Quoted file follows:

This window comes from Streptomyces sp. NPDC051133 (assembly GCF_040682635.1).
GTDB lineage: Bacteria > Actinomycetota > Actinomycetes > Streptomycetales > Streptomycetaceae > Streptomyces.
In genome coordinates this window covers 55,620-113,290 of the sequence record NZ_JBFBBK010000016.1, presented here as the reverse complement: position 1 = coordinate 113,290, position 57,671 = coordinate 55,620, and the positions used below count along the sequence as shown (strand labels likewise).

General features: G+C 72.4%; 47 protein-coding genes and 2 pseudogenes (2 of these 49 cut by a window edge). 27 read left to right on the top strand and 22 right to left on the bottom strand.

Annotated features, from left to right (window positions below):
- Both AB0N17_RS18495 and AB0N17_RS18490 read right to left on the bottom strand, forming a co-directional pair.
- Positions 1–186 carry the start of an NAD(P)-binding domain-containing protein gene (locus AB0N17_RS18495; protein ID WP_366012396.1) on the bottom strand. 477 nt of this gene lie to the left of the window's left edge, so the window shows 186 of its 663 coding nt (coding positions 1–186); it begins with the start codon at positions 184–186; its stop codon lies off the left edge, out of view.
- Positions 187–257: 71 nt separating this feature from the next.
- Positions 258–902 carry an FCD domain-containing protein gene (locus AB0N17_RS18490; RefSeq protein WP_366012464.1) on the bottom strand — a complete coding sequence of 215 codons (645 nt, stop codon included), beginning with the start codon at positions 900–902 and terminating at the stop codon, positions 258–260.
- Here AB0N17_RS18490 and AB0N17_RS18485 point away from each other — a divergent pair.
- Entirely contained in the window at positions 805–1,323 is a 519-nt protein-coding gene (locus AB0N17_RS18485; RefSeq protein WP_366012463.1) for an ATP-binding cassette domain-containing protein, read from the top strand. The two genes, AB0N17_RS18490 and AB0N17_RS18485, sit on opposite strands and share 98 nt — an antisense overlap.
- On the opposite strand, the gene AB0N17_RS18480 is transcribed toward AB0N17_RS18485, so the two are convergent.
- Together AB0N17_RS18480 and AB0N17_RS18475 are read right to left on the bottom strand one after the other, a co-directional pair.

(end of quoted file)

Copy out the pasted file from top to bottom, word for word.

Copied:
This window comes from Streptomyces sp. NPDC051133 (assembly GCF_040682635.1).
GTDB lineage: Bacteria > Actinomycetota > Actinomycetes > Streptomycetales > Streptomycetaceae > Streptomyces.
In genome coordinates this window covers 55,620-113,290 of the sequence record NZ_JBFBBK010000016.1, presented here as the reverse complement: position 1 = coordinate 113,290, position 57,671 = coordinate 55,620, and the positions used below count along the sequence as shown (strand labels likewise).

General features: G+C 72.4%; 47 protein-coding genes and 2 pseudogenes (2 of these 49 cut by a window edge). 27 read left to right on the top strand and 22 right to left on the bottom strand.

Annotated features, from left to right (window positions below):
- Both AB0N17_RS18495 and AB0N17_RS18490 read right to left on the bottom strand, forming a co-directional pair.
- Positions 1–186 carry the start of an NAD(P)-binding domain-containing protein gene (locus AB0N17_RS18495; protein ID WP_366012396.1) on the bottom strand. 477 nt of this gene lie to the left of the window's left edge, so the window shows 186 of its 663 coding nt (coding positions 1–186); it begins with the start codon at positions 184–186; its stop codon lies off the left edge, out of view.
- Positions 187–257: 71 nt separating this feature from the next.
- Positions 258–902 carry an FCD domain-containing protein gene (locus AB0N17_RS18490; RefSeq protein WP_366012464.1) on the bottom strand — a complete coding sequence of 215 codons (645 nt, stop codon included), beginning with the start codon at positions 900–902 and terminating at the stop codon, positions 258–260.
- Here AB0N17_RS18490 and AB0N17_RS18485 point away from each other — a divergent pair.
- Entirely contained in the window at positions 805–1,323 is a 519-nt protein-coding gene (locus AB0N17_RS18485; RefSeq protein WP_366012463.1) for an ATP-binding cassette domain-containing protein, read from the top strand. The two genes, AB0N17_RS18490 and AB0N17_RS18485, sit on opposite strands and share 98 nt — an antisense overlap.
- On the opposite strand, the gene AB0N17_RS18480 is transcribed toward AB0N17_RS18485, so the two are convergent.
- Together AB0N17_RS18480 and AB0N17_RS18475 are read right to left on the bottom strand one after the other, a co-directional pair.